Analysis

Would name change affect William Hill’s Wedge Index rating?

In the wake of a likely rebrand, an increased focus on Caesars’ sportsbook brand could see it gain top-tier status on the Wedge Index.

Following the buyout of William Hill by Caesars Entertainment the strong likelihood is that the new owners will look at rebranding the sports-betting operation.

As it stands, the name William Hill remains a lesser name in the US gaming space. 

Despite the market access potential of reaching the 25 states Caesars Entertainment operates in, William Hill remains a second-tier brand with the Wedge Index.

This places it behind top tier brands such as FanDuel, DraftKings, BetMGM, FOX Bet and new entrant to the market Barstool Sportsbook.

According to the sportsbook weightings used by the Wedge Index, the top tier brands add four points to whichever state they operate in, while second tier brands are worth three points to each state. 

Brand resonance

It seems likely a change of name will follow the $3.7bn acquisition by Caesars Entertainment confirmed last week. 

Caesars is a much more storied name in US gaming via its Las Vegas Strip presence, but to date it is an untested brand name in sports betting. 

Within the current Wedge Index weighting Caesars is also a second-tier brand. However, the new combination could push the brand to new brand recognition heights.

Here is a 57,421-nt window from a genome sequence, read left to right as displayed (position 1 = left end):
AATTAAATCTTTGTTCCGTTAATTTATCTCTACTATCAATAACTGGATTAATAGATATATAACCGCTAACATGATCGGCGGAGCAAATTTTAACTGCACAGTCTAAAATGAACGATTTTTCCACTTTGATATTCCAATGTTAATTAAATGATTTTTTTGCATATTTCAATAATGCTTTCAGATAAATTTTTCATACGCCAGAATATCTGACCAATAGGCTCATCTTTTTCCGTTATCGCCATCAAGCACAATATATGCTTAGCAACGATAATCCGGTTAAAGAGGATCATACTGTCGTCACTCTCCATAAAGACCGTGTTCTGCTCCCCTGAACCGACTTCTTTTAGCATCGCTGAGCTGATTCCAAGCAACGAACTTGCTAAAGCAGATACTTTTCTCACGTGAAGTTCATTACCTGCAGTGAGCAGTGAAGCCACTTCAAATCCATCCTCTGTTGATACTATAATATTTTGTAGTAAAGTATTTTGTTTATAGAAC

Previous to the buyout, Caesars owned a 20% stake in William Hill US and as part of the buyout, the group said it was likely to “seek partners” for the UK and international elements of William Hill. 

This is likely to end either in a management buyout or a sale or merger.

Nevada leader

Until now William Hill has been operating under its own brand name in the US, particularly in Nevada where it has a leading position.

Despite its lowly brand weighting on the Wedge Index, it is its Nevada business which accounts for William Hill’s substantial share of the US sports-betting market.

A large part of its revenues in New Jersey comes from its land-based betting presence thanks to partnerships with the Monmouth Park racetrack and the Ocean Report and Tropicana casinos. 

William Hill said the US was worth 7% of total revenues in the first half of this year, or £38.2m in gross gaming revenue. This represented a 28% fall on the first six months of 2019 and was caused by the effects of the Covid-19 pandemic lockdowns.

Other weighting factors

The company has operations live in 12 states including Illinois, Mississippi, Iowa and Colorado. 

As of the end of February, William Hill said it was responsible for 23% of all US sports-betting gross win. Adding in the extra Caesars properties will give the combination a 29% share of the US sports-betting market.

Further factors to consider for which ever brand the new owners choose to run with include the recently signed media deals with CBS and ESPN. 

The enhanced name recognition, which is the aim of the deals, could yet help William Hill/Caesars to become a top tier brand.

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Scott Longley

Scott Longley has been a journalist since the early noughties covering personal finance, sport and the gambling industry. He has worked for a number of publications including Investor's Week, Bloomberg Money, Football First, EGR and GamblingCompliance.com. He now writes for online and print titles across a wide range of sectors.

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